We can learn from Norwegian agritourism

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THE NORWEGIAN DEPARTMENT of Agriculture has realised the true value of agriculture to their economy, not only through food production, but also through sharing their culture and natural surroundings with local and international tourists.
The Minister of Agriculture and Food, Terge Riis-Johansen, has shown his full support for agritourism and believes it has great potential to build the economy and enrich the country’s farmers.

Alternatives to limited production
Riis-Johansen explained to Farmer’s Weekly that Norway’s agricultural sector is made up mostly small farms, which average 18,6ha in size. Input costs are among the highest in the world. Examples of the high cost of living are the diesel price, which hovers around the R10 per litre mark, while petrol is about R13 a litre and a loaf of bread costs roughly R20.
The reason for the high cost of living and input costs is that a large number of commodities are imported due to a low domestic production rate. Tax on consumer goods and inputs are as high as 50% and farmers receive subsidies of between 300% and 500% to offset the steep cost of farming. Due to these factors the country’s farmers only produce 50% of the population’s needs, while the rest is imported from larger producing countries in the Americas and Asia.
The low production capacity of the country has forced farmers to seek alternative ways of earning an income. Magnificent fjords that stretch from the base of the glacier-covered mountain ranges combine with refreshing rivers to create some of the most beautiful scenery in the world. Many farms are located here, which has influenced the agriculture and food ministry and the majority of farmers to promote agritourism vigorously. It generates extra income and has proven to be highly successful.

Rudi Farm reaps the benefits
Rudi Farm, situated near the town of Lillehammer, is rated as one of the most popular agritourism attractions in Norway.
The farm was established in 1319 in an area where some of Norway’s first agricultural activity took place. ¬Commercial production consists of hay and grain on the farm’s 18ha of land, an average farm size for the area.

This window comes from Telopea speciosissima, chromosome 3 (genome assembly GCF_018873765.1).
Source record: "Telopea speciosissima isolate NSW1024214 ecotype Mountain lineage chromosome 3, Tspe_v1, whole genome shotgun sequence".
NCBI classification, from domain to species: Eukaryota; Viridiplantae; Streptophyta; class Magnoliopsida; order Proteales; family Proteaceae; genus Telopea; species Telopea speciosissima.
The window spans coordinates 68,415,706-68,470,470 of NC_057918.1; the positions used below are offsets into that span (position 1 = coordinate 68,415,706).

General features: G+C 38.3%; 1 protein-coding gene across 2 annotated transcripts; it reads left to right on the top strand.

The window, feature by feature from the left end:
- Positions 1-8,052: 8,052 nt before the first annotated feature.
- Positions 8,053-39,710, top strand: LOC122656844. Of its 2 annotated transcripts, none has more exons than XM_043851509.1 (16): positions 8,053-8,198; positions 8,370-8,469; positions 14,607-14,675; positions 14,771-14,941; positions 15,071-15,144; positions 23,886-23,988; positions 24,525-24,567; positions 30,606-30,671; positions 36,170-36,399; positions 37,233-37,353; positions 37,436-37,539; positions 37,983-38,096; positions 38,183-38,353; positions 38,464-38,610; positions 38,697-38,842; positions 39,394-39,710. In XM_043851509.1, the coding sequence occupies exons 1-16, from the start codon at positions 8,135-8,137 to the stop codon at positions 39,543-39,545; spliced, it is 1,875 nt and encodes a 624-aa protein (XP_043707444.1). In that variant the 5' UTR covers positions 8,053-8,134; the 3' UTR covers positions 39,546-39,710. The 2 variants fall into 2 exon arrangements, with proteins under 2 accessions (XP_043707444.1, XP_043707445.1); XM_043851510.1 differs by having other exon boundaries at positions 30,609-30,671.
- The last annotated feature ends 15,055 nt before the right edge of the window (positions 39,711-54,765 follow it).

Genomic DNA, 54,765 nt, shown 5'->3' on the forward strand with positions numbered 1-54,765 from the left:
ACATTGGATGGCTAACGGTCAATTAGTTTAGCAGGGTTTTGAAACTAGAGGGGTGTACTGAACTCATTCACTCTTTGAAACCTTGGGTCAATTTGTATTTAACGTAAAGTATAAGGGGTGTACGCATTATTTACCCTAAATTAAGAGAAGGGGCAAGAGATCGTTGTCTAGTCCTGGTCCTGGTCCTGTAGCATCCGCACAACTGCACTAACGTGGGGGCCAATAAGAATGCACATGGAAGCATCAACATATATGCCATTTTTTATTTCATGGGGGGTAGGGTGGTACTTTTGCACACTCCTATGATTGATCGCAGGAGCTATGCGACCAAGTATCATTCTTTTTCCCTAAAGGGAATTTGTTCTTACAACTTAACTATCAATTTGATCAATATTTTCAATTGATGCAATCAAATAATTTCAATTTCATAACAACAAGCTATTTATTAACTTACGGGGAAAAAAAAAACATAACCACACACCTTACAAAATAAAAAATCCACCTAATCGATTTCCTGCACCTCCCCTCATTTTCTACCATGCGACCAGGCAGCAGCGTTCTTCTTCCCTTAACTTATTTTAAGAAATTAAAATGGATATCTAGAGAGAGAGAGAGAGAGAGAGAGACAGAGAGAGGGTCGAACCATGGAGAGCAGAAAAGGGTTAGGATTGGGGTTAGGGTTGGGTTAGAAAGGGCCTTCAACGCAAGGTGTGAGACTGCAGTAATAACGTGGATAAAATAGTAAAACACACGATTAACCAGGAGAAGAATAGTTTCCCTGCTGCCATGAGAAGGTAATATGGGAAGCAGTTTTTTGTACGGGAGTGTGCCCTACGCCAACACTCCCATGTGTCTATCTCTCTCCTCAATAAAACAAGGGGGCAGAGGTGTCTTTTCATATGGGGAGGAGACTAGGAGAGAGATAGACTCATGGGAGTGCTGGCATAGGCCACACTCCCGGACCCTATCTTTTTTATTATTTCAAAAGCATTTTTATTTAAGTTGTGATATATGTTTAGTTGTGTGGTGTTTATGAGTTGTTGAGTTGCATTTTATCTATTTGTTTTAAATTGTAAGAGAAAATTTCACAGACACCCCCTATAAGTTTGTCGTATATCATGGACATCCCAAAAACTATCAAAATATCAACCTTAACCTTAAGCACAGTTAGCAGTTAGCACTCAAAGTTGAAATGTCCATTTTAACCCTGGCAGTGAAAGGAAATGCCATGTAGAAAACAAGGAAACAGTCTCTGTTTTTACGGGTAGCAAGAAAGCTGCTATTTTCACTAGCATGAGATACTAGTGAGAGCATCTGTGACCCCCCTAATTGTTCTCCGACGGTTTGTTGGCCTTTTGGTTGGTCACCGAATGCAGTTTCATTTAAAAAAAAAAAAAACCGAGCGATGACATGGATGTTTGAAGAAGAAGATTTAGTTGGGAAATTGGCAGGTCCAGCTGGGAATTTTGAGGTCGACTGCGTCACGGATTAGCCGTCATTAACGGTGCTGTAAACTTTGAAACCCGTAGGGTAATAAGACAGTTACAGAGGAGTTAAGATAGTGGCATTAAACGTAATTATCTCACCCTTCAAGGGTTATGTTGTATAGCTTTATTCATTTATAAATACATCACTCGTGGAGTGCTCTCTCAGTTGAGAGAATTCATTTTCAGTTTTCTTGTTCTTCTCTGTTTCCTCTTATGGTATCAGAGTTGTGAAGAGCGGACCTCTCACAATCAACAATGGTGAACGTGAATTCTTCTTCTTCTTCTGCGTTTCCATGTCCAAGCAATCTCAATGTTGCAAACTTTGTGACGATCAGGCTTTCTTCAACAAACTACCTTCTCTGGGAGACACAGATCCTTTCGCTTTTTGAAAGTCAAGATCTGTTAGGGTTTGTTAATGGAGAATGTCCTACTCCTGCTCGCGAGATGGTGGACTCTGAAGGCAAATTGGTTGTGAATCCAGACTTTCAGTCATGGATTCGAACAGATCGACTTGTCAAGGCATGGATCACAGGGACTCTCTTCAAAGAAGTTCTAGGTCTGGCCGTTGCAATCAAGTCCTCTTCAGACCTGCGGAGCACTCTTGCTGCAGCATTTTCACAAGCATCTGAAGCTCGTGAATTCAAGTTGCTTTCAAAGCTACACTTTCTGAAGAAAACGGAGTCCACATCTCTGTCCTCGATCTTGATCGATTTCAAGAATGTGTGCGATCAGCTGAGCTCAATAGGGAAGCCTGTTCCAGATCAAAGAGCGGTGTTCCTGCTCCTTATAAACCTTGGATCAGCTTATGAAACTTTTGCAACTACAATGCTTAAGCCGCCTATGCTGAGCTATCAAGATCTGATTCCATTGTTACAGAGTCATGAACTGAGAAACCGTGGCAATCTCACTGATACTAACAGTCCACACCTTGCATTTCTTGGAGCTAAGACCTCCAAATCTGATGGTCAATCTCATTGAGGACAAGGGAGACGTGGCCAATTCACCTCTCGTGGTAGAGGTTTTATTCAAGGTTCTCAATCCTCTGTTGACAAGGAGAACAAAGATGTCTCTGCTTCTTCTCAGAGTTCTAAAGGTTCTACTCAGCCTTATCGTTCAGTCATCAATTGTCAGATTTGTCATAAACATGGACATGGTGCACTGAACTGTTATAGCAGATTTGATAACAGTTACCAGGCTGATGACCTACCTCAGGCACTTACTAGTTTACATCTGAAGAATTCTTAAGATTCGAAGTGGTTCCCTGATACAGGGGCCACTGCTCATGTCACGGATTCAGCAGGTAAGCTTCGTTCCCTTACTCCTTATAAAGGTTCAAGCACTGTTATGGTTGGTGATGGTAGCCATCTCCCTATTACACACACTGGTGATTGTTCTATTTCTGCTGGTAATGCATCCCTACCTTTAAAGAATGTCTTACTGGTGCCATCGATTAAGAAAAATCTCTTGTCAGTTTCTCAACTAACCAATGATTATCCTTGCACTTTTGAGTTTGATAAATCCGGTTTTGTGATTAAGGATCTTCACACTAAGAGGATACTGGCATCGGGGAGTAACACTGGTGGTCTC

The farm hosted 8 500 visitors in 2005. “About 5% to 10% of our visitors are from other countries, so the majority of the tourists are Norwegian,” says farm owner Oystein Rudi. This is a good showing considering that tours only run during the summer months, from May to September. “During winter we don’t have any tourists, because they are all skiing in the mountains. So during winter we sleep,” jokes Oystein.
About 20% of his income is generated by gate fees, 50% by sales of traditional food and beverages, and the remaining 30% is earned through commercial production.
A variety of attractions are on offer at the farm, including sheepdog demonstrations that show the tricky techniques involved in mountainside sheep handling. You can learn how to build a typical Norwegian fence from pine or harvest crops, or simply enjoy the unique hillside views from a deckchair with a drink in hand. Art exhibitions and poetry events also take place at the farm.
Oystein’s tourist trump card on the farm, however, is his 300-seat theatre, which he calls his cultural centre. From good food and drinks to traditional dance and music shows are staged by himself and a group of farmers from the surrounding areas. Oystein is a ¬celebrated fiddler and plays abroad and in the concert halls of Norway’s major cities when he’s not entertaining visitors to his farm.
He employs five people on Rudi Farm, including a full-time chef in ¬summer to prepare traditional food in the ¬culturally rich dining hall. The farm offers accommodation and has a ¬chapel and wedding reception facilities.